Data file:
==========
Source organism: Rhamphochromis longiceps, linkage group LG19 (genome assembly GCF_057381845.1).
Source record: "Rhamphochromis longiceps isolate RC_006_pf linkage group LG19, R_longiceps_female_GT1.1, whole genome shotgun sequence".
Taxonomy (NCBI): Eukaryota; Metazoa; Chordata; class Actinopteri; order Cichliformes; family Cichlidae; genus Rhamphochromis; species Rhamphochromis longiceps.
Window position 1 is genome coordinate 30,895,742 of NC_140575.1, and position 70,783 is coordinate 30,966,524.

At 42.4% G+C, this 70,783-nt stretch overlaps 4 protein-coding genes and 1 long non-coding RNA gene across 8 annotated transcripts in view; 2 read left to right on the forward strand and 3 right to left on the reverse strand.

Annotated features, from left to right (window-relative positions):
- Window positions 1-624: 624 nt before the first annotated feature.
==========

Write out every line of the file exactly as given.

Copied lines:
Source organism: Rhamphochromis longiceps, linkage group LG19 (genome assembly GCF_057381845.1).
Source record: "Rhamphochromis longiceps isolate RC_006_pf linkage group LG19, R_longiceps_female_GT1.1, whole genome shotgun sequence".
Taxonomy (NCBI): Eukaryota; Metazoa; Chordata; class Actinopteri; order Cichliformes; family Cichlidae; genus Rhamphochromis; species Rhamphochromis longiceps.
Window position 1 is genome coordinate 30,895,742 of NC_140575.1, and position 70,783 is coordinate 30,966,524.

At 42.4% G+C, this 70,783-nt stretch overlaps 4 protein-coding genes and 1 long non-coding RNA gene across 8 annotated transcripts in view; 2 read left to right on the forward strand and 3 right to left on the reverse strand.

Annotated features, from left to right (window-relative positions):
- Window positions 1-624: 624 nt before the first annotated feature.